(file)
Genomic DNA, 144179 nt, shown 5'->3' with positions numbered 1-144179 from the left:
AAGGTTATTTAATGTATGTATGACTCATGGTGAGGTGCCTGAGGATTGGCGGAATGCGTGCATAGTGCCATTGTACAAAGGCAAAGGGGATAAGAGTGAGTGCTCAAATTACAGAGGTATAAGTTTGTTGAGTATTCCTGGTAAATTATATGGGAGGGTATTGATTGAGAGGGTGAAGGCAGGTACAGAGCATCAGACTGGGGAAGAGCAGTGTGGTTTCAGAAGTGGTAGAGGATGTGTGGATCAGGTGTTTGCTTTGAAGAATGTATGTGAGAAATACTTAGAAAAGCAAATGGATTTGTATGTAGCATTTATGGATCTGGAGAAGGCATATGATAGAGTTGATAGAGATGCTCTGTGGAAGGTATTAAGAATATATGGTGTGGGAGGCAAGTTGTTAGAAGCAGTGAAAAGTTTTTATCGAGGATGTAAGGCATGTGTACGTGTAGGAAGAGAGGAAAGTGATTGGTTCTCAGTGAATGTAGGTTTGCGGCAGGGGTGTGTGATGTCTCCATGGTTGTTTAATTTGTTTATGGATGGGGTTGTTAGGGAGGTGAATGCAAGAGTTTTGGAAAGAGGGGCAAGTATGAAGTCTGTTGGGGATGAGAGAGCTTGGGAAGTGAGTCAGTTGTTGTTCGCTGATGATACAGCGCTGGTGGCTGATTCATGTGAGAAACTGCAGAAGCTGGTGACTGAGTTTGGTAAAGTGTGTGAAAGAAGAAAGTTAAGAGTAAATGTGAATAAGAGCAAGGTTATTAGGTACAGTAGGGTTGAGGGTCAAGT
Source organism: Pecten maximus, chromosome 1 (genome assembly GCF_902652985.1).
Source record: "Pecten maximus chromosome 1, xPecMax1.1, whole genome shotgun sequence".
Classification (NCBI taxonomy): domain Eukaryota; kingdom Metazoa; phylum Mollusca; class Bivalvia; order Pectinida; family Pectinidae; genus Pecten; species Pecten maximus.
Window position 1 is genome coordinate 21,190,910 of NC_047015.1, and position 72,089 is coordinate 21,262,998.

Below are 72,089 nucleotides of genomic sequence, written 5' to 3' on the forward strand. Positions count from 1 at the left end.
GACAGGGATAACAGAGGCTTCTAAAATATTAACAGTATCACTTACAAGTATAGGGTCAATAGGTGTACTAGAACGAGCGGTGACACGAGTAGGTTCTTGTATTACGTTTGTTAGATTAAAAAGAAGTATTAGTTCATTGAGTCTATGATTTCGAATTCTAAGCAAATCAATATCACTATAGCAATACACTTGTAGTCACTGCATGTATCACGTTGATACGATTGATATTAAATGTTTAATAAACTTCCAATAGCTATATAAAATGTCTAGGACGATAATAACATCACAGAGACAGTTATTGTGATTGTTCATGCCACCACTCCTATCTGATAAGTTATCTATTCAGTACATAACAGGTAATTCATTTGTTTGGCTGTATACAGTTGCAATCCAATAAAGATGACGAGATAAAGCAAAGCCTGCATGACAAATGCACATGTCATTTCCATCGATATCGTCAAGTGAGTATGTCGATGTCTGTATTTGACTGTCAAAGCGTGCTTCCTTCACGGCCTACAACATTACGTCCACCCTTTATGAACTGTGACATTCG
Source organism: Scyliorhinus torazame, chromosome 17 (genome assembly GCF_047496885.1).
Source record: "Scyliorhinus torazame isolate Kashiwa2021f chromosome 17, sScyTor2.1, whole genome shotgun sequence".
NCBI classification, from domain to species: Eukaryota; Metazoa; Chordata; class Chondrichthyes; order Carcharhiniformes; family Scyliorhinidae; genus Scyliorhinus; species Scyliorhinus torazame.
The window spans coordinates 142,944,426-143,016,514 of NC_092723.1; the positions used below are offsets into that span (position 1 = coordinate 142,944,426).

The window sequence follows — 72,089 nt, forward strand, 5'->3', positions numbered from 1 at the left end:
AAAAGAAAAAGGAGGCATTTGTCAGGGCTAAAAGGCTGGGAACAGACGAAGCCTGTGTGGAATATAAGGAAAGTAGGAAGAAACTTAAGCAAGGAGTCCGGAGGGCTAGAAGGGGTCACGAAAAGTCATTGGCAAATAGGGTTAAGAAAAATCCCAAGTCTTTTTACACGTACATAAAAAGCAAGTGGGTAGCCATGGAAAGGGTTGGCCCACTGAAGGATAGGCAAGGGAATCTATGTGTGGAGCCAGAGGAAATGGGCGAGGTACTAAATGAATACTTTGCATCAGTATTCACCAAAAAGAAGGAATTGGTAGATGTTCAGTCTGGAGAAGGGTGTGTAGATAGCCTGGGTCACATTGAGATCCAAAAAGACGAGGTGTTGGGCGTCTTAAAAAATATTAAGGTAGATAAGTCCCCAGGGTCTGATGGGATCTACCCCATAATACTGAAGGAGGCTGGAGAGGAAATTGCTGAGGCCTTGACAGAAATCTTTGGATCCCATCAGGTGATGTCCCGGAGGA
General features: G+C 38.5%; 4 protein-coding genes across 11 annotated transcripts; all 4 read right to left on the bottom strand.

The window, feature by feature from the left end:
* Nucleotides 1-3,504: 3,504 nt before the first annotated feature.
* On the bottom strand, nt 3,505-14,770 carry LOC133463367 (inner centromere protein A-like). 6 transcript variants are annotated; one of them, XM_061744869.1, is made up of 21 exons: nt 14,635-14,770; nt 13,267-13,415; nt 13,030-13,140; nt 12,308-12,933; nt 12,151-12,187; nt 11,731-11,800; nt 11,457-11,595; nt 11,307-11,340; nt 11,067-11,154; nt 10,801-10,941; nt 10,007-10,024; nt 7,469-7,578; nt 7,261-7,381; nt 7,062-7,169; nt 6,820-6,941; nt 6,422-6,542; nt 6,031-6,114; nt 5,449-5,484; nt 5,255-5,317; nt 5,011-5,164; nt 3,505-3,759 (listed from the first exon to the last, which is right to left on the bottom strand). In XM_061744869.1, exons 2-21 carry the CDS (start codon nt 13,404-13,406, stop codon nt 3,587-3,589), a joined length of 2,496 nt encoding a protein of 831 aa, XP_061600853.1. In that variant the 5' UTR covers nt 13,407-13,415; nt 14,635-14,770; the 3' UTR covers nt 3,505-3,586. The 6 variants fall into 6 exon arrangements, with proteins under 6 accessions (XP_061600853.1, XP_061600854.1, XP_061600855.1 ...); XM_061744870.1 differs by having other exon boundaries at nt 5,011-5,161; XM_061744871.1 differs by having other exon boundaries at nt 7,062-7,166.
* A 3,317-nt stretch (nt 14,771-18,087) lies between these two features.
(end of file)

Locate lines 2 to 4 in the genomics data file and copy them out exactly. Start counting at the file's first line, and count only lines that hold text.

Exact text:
AAGGTTATTTAATGTATGTATGACTCATGGTGAGGTGCCTGAGGATTGGCGGAATGCGTGCATAGTGCCATTGTACAAAGGCAAAGGGGATAAGAGTGAGTGCTCAAATTACAGAGGTATAAGTTTGTTGAGTATTCCTGGTAAATTATATGGGAGGGTATTGATTGAGAGGGTGAAGGCAGGTACAGAGCATCAGACTGGGGAAGAGCAGTGTGGTTTCAGAAGTGGTAGAGGATGTGTGGATCAGGTGTTTGCTTTGAAGAATGTATGTGAGAAATACTTAGAAAAGCAAATGGATTTGTATGTAGCATTTATGGATCTGGAGAAGGCATATGATAGAGTTGATAGAGATGCTCTGTGGAAGGTATTAAGAATATATGGTGTGGGAGGCAAGTTGTTAGAAGCAGTGAAAAGTTTTTATCGAGGATGTAAGGCATGTGTACGTGTAGGAAGAGAGGAAAGTGATTGGTTCTCAGTGAATGTAGGTTTGCGGCAGGGGTGTGTGATGTCTCCATGGTTGTTTAATTTGTTTATGGATGGGGTTGTTAGGGAGGTGAATGCAAGAGTTTTGGAAAGAGGGGCAAGTATGAAGTCTGTTGGGGATGAGAGAGCTTGGGAAGTGAGTCAGTTGTTGTTCGCTGATGATACAGCGCTGGTGGCTGATTCATGTGAGAAACTGCAGAAGCTGGTGACTGAGTTTGGTAAAGTGTGTGAAAGAAGAAAGTTAAGAGTAAATGTGAATAAGAGCAAGGTTATTAGGTACAGTAGGGTTGAGGGTCAAGT
Source organism: Pecten maximus, chromosome 1 (genome assembly GCF_902652985.1).
Source record: "Pecten maximus chromosome 1, xPecMax1.1, whole genome shotgun sequence".